Sidewalks, pedways, landscaping, traffic lights, roads -- the list is endless as CPS becomes a development anchor

COLUMBIA, 1/19/12  (Op Ed) --  In 2012 and again in 2014, Columbia Public Schools (CPS) will ask voters for bond debt totaling $100 million and one of the highest tax increases in recent memory, up roughly 12% from current levels.   If the bonds pass, CPS will have indebted itself  $325 million since 2002, with more tax increases to pay the debt certain to follow. 

Compare this amount to the prior decade, 1992-2002, during which CPS built four schools and took on a fraction of the debt:  $95 million.
As always, much of the money is pledged toward long-overdue projects like this year's version of air conditioning installation:  classroom trailer reduction.   School construction is also high on the list, but as past numbers show, the price of a new school has soared.   On a per student basis, school construction in Columbia, Mo. costs roughly 500% more than it did in 1994 -- $50,000 vs. $10,000. 
Certainly, costs have risen over the years -- about 50% across the board since 1994, if inflation meters are any guide. 
But the economy has also tanked and as private sector work has lagged, local developers have foisted an uncomfortable new role onto the school district.  Rather than building in areas already populated by potential students, CPS has allowed itself to become a costly anchor for future development in comparatively barren places.    
Around Battle High for instance, CPS is responsible for "the design and construction of all improvements on St. Charles Road," paying for roads, sidewalks, traffic signals, "all necessary related improvements to the intersection," landscaping on an adjacent road if it is developed further, and a pedway if one is ever required.  

All this expense will support a new subdivision adjacent to Battle High called Somerset Village. 
District officials "must also let [Somerset Village developer] St. Charles Road Development group provide input," or in other words, taxpayers must take direction from developers Rob Wolverton, Bob Pugh, the Bob LeMone estate, Tom and Scott Atkins, who sold the district the land for Battle High for over $3.1 million. 

Those are mighty pricey strings to attach to any sale, and could get pricier down the road in ways that are hard to predict.   A second new elementary school is planned for the same area, also on land St. Charles Road Development -- named for the slender two-lane country road to both schools -- sold to CPS.     
Four schools for the price of...?
Like clockwork almost every two years for the past two decades, voters have approved millions of dollars in bond debt:  1992, '94, '98, 2000, '02, '04, '07, '10, with votes pending in 2012 and 2014.  From 1992 to 2002, Columbia voters approved $95.25 million in bond debt, $34 million of which built three large, modern middle schools and one large, modern elementary school.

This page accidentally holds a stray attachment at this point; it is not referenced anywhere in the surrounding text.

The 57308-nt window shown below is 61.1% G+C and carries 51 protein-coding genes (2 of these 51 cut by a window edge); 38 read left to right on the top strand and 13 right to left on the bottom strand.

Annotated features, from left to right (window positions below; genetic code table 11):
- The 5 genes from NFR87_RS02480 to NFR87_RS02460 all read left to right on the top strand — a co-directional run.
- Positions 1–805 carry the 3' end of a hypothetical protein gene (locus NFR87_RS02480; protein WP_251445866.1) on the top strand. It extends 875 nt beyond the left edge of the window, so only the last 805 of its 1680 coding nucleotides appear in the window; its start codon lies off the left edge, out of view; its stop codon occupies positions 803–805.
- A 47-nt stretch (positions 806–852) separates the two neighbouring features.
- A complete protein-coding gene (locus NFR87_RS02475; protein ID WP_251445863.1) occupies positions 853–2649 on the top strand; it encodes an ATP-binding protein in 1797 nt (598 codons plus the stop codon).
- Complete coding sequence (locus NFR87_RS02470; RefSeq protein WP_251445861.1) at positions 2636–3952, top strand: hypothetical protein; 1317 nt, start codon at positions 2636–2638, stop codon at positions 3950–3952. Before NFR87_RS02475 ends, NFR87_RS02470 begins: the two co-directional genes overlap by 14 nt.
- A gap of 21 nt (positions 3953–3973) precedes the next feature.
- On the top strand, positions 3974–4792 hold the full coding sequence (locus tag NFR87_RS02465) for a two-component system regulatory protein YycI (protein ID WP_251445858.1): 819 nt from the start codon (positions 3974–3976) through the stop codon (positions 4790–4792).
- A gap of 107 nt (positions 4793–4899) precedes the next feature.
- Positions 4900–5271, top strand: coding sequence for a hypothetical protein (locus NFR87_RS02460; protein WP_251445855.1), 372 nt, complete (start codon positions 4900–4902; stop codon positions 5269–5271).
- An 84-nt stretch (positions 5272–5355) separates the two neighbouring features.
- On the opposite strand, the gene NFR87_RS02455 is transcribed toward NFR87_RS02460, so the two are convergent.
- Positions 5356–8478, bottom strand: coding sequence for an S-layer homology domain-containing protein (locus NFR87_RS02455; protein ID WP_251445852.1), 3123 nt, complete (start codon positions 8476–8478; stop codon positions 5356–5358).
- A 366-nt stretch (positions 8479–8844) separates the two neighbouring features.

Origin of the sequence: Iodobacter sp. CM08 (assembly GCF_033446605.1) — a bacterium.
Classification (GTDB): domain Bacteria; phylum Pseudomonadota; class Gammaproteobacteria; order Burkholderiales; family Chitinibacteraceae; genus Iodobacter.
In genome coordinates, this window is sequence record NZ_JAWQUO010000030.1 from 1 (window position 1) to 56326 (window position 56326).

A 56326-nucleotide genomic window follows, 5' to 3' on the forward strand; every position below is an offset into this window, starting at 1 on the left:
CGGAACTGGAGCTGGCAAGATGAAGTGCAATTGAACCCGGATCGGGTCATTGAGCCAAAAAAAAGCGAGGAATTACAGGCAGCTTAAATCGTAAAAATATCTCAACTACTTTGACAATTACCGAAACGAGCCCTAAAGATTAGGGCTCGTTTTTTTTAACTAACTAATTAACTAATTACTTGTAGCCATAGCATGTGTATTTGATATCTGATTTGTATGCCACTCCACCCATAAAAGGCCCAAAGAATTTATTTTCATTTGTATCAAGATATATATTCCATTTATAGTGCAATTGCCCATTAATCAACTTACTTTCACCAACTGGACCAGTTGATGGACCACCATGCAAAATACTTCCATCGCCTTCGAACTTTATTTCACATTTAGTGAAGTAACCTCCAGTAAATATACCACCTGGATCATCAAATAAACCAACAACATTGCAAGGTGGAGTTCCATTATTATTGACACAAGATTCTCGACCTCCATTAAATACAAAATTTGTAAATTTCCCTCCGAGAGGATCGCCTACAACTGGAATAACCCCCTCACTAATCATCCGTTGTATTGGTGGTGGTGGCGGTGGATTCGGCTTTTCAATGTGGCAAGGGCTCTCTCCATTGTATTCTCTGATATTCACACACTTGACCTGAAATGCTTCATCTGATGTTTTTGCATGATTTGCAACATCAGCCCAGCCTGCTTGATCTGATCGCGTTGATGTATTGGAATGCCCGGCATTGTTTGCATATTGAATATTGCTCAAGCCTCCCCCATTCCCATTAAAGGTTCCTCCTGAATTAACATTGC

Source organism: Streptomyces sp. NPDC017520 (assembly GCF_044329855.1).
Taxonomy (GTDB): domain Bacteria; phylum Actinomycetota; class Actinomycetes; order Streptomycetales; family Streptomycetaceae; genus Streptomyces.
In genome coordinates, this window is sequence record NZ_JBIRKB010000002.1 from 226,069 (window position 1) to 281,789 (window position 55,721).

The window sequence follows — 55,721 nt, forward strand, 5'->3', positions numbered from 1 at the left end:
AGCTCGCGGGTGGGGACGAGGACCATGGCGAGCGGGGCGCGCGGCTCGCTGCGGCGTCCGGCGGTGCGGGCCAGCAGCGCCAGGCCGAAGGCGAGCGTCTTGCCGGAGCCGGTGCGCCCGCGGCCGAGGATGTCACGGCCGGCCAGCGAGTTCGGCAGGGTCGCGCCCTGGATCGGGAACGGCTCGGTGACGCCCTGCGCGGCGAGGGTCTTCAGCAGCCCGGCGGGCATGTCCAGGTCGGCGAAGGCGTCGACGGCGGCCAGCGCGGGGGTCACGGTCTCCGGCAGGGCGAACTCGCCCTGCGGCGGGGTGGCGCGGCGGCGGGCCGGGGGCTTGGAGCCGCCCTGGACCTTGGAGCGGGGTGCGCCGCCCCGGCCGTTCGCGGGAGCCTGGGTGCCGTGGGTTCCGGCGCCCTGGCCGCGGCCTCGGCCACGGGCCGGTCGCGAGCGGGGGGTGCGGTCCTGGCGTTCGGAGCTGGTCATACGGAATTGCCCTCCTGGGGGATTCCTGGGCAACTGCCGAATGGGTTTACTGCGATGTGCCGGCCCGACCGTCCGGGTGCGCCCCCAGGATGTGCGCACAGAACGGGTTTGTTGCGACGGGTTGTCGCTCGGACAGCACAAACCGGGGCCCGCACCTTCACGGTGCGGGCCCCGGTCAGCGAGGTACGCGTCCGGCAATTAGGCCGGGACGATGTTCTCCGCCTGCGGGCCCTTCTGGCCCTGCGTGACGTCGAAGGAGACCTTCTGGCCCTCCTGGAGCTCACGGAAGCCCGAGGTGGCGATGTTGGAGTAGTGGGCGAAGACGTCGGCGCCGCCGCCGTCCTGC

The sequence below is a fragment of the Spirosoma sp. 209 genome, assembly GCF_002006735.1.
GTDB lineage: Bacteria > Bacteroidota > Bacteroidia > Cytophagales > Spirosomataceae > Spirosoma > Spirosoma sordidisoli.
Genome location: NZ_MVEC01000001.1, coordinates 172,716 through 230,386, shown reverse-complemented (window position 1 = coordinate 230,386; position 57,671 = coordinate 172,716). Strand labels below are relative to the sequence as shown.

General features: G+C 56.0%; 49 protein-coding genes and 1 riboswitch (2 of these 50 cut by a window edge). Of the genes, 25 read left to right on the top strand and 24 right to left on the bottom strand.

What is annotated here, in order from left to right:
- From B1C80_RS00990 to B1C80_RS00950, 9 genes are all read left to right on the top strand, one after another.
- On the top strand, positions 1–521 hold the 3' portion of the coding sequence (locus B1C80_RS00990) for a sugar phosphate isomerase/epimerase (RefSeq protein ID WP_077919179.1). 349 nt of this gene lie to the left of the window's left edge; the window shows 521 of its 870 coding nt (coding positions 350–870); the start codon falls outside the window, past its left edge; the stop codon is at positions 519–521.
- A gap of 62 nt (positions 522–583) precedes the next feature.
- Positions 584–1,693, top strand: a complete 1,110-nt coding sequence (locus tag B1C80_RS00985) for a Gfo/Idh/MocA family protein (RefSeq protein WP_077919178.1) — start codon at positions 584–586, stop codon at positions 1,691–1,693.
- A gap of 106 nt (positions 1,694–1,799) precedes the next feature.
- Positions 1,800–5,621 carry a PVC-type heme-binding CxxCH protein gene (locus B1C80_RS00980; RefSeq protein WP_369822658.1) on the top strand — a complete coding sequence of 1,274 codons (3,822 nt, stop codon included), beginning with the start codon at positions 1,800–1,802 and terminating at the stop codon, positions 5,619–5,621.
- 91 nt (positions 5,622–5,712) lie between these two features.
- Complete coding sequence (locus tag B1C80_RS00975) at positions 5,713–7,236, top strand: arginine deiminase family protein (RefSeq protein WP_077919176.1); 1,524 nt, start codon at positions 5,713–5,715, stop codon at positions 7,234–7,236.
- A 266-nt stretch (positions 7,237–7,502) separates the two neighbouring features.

1992 -- $15 million bond, including $7.2 million to build GentryMiddle School.

1994 -- $12.6 million bond, including $7.5 million to build Smithton Middle School.

1996 -- $12.75 million bond, including $8.3 million to build Lange Middle School.

1998 -- $19.9 million bond including $7.8 million to expand and renovate Rock Bridge HS.

2000 -- $35 million bond, including $10.7 million to build Paxton-Keeley Elementary School. 
Today, $75 million struggles to build one large, modern high school.  Originally pegged at $60 million, the price of Battle High at one point topped $100 million, before settling around $75 million.  During debate over the numbers, school board member Ines Segert spoke out, repeatedly decrying costs that were nearly double what they should have been, at a whopping $252 per square foot.   

"No item of the bond issue has garnered more discussion than the high school, especially the building’s $75 million price tag," the Trib reported in March 2010, just before Columbia's vote on the largest school bond issue in state history:  $120 million.  "Segert consistently has argued in long-range committee meetings that the high school’s price should be lower." 

Earning the nickname "Rolls Royce," "Cadillac" and "Taj Mahal," Battle High quickly became a poster child for the feeding frenzy a seemingly unlimited pool of taxes and bond debt can spark.   Is it "all about the children," as our leaders want us to believe?  Or -- with the constant threat of cuts to programs and people that help children -- is it really all about the pocketbooks of the development industry?  

Absolutely our children deserve the best places possible to learn.  But the history of these skyrocketing costs -- and how work has lagged on older schools in basic areas like air conditioning -- suggests something else is driving up the prices, something that has nothing to do with quality and everything to do with good old-fashioned greed. 

Greed may be good on Wall Street, but it's no good on St. Charles Road.